Ollie looked down. “That’s part of it, my blood on its roots and my wish on its wood. That’s how it’s going to happen.” When he turned to me, he was smiling weakly.

“You don’t look so good,” I said. “Come on.”

“You have to promise,” Ollie said, his voice rose with urgency. “You have to promise!”

“I promise to do what needs to be done when the time comes,” I said but I didn’t mean it. At least back then I didn’t think I meant it.

“All right,” Ollie said. “Good. Thass gooddd. I’m feeled a lil wibblee.” His eyes rolled up white and Ollie fainted.

*

I dropped my coat on the ground and hefted the axe. This was the right tree. It had to be. There was a healed up spot about five by five a foot or so over my head. Almost thirty years since Ollie drew his heart in blood on the tree so that was about right. If this was a wishing tree, it had at least made one wish come true. I hoped I lived long enough to find out if the second half worked.

“Hello,” I said to the tree. “I was here with my brother Oliver when he drew his heart onto you. He’s asked me to do this, I hope you don’t mind.”

*

So Ollie and Charlene got married when he finished college and they had a life together. Twenty-seven years is a good long run. Once, about ten years into the marriage, Charlene had come to see me with a bottle of wine. I knew I shouldn’t have but I was lonely. Marta had been home exactly three days in the last sixty and wasn’t coming home for another two weeks. Charlene knew and I let her take advantage of the situation. Don’t get me wrong, I participated wholeheartedly, and we definitely enjoyed ourselves. But we never spoke of it again. It was the implied question she wanted answered in the hospital.

I love Marta. I never cheated on her again. I had opportunities – more than my share – but I didn’t. After that second night with Charlene I never felt good about lying to my brother and my wife. And Charlene, too.

Anyway, they had a happy life. No kids, but a happy life. Neither one wanted kids but they both doted on mine and Marta’s. Jake and Lexy both spent summers with Uncle Ollie and Aunt Charlene while Marta had her career and I became a Builder of Great Houses.

He never reminded me of my promise until he lay on his deathbed, though. I thought it was something crazy he did to give himself the courage to chase after Miss Texas USA but what if it wasn’t? What if he was dead serious about all of it?

That’s why I was chopping down a hundred year-old locust tree with only an axe. Because I didn’t want to take that chance and I owed it to my brother to carry out his dying wish. I stopped every so often to drink some water but otherwise I chopped and chopped and chopped with that axe until my forearms were numb and my shoulders ached. I hadn’t worked this hard in a long, long time.

When the tree fell it crashed through its neighbors like it was trying to be careful, like it was sorry it was hurting them.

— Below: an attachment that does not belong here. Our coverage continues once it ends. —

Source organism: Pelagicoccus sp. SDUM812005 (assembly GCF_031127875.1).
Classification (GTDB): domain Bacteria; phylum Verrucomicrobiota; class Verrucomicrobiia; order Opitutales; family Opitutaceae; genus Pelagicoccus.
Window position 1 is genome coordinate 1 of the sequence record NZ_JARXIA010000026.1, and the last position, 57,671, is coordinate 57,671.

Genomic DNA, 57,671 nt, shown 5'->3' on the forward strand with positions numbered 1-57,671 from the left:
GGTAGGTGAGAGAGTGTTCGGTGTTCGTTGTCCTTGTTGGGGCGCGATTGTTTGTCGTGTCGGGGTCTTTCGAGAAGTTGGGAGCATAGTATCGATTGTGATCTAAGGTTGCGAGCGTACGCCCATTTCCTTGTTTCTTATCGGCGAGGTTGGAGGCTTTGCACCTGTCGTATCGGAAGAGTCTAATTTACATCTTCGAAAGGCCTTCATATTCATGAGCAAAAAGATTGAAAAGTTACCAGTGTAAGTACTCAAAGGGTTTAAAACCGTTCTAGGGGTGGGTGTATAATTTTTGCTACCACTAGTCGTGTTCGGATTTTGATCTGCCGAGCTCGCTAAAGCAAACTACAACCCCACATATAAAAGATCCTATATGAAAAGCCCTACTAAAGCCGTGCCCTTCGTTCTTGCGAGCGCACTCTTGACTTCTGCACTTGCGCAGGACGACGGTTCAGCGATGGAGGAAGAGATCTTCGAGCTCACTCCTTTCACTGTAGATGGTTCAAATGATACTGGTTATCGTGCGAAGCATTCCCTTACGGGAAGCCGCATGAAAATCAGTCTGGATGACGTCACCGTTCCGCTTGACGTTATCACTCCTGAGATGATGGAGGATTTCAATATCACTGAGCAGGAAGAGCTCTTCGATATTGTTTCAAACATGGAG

Everything was silent.

I turned and drank the last of my water, picked up my coat and made my way back to the car.

*

Ollie was dead.

When I got to the hospital, Charlene sat in the room holding his cold hand.  “About an hour ago,” she said.

I nodded. That’s about when the tree finally fell. I had my confirmation that this was, aside from being fantastic and beyond belief, as real as anything else. Ollie’d made a wish on a tree and he’d gotten everything he told me he’d asked for.

I sat on the other side of the bed and looked down on my dead brother. “I’ll finish it, Ollie. I promise.”

Charlene growled at me, here eyes closed. “The hell you will. I’m canceling the contract. I’ll never live in that house. It was too big for us, anyway. You’ll find a buyer.”

Now wasn’t the time to argue with her. I’d finish the house.

*

Three months after we buried Ollie, I persuaded Charlene to come out and at least tour the finished house. It didn’t take much, but she made me work to get her into the truck.

“It’s impressive,” she said as we came up the long drive.

She didn’t say anything else until we got inside. Our footsteps echoed through the halls, the kitchen, up the stairs. I gave her the details, the kinds of wood we used, the care that had been taken with everything in the house. I didn’t tell her that the house would serve as a kind of way station for travelers from other – well, she didn’t need to know any of that and I really should be writing any of this down. Except I can’t help myself. Maybe I owed it to Ollie.

I took her to the upstairs study, the one Ollie expressly instructed me to frame with the boards I cut from his locust, his wishing tree. The shelves remained empty but the desk was one Ollie had picked out. The only chair was behind the desk. I pulled it out and held it for her to sit.

“No thank you,” she said.

“Please,” I said. “You’ll want to be sitting down for this.”

“What?”

Charlene’s suspicion was a sharp thing that stopped its point at the top of my heart. If Ollie hadn’t made his damned wish, I might have pursued her… but that was long ago. And there’s really no use pretending I’m honorable. My debt to Ollie was tainted. I had to do what I could to carry it through. I nodded at the chair. “Please.”

She sat and I walked back to the door, closed it and stood in front of it. “It’ll only take a minute.”

Now she was frustrated but resigned to whatever it was I had brought her here for.

The light didn’t pop in, it didn’t make a sound. It was just there, hanging on some unseen breeze, a will o’ the wisp. It lengthened into the shape of a man and came to the floor. It didn’t touch the carpet.

Charlene, dazed, put her hands on the desk and nearly came up out of her chair. “Oh Jesus…”

Ollie turned toward me and smiled. “Thanks, Jamie. You did good.” His voice was even, calm. It contained all the sounds of the forest and yet was still his. I shrugged and gave him a thin smile. My brother looked happier than he did on his wedding day. Charlene fell back in the chair and covered her mouth but not the tears rushing down her cheeks.

I held still until he turned back to his wife.

Then I left them alone in their house.

Jason Arnett is a storyteller living in Kansas and writing in the plains of the fantastic. Some of his work can be found at www.jasonarnett.com